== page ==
The Beehive Star Cluster

M44 is a magnitude 3.1 galactic star cluster that was known to the ancients. Also called the Praesepe, this object is visible to the naked eye as a hazy nebulous glow in the constellation of Cancer. This cluster is one of the nearest, largest, and brightest star clusters in the sky. Hipparchus referred to it as a "little cloud" in 130 B.C. M44 was first observed with a telescope by Galileo, who immediately recognized its true nature as a glittering array of stars. Using primitive early telescopes, Galileo counted a total of 39 stars in the group. However, a total of about 200 stars between magnitude 6.3 to magnitude 14 are members of the cluster. The star cluster spans a volume that is 40 light-years in diameter.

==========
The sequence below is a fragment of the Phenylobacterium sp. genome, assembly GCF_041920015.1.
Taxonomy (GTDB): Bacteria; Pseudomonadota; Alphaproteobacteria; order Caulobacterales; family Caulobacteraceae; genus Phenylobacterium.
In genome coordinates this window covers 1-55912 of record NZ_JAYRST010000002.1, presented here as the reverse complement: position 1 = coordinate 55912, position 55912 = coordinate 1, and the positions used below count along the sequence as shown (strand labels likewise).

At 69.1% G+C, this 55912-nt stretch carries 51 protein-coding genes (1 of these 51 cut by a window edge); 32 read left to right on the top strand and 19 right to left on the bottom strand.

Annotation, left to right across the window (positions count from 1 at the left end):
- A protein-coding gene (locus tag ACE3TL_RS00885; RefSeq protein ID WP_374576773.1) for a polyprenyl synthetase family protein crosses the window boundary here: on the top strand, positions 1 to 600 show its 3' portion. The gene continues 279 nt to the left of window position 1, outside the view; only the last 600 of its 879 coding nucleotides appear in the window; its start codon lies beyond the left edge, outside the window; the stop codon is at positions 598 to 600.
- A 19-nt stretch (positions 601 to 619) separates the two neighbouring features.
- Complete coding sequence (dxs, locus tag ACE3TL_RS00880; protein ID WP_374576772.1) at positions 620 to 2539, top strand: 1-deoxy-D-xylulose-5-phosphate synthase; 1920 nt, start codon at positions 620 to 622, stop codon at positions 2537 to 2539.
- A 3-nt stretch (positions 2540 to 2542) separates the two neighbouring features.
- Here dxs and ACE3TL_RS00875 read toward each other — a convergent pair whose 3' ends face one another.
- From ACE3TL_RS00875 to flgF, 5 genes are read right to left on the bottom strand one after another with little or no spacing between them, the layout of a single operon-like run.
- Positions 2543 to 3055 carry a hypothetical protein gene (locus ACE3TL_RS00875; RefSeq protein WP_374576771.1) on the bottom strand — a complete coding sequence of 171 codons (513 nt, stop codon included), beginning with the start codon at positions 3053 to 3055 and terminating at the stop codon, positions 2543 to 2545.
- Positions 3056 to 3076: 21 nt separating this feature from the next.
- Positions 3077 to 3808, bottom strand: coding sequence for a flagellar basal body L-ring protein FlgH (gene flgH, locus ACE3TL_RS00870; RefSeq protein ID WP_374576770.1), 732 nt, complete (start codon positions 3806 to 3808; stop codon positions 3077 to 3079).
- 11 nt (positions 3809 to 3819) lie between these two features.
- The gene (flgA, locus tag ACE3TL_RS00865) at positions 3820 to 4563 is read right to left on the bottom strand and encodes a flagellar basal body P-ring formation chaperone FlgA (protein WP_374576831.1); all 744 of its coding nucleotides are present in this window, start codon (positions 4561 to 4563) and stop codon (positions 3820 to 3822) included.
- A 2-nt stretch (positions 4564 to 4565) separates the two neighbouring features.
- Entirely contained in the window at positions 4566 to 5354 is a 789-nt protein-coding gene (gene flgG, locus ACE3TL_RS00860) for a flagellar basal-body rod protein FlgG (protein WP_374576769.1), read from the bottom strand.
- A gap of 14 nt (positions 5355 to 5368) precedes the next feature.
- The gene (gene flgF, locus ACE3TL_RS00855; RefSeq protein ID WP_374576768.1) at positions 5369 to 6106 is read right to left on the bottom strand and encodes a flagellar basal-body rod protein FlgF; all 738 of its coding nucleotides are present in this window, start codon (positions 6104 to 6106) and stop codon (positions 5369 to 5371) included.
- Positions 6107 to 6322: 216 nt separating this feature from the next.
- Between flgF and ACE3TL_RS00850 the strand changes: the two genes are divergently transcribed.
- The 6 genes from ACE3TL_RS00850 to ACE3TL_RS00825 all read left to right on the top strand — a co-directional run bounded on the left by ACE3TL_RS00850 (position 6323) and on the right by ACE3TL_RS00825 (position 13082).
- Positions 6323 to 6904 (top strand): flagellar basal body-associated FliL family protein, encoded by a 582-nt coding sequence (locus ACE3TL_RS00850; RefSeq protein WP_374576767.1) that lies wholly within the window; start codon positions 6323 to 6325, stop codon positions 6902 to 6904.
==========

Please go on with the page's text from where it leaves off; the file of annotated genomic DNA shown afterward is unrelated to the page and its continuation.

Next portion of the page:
This is an RGB color composite CCD image taken with a Takahashi FS-78 using an ST-8XE.

M44 (NGC 2632)
Constellation: Cancer
RA: 08h 39m 57s Dec: +19d 40' 21" (J2000)
November 25, 2007
Image by Sid Leach
Scottsdale, Arizona

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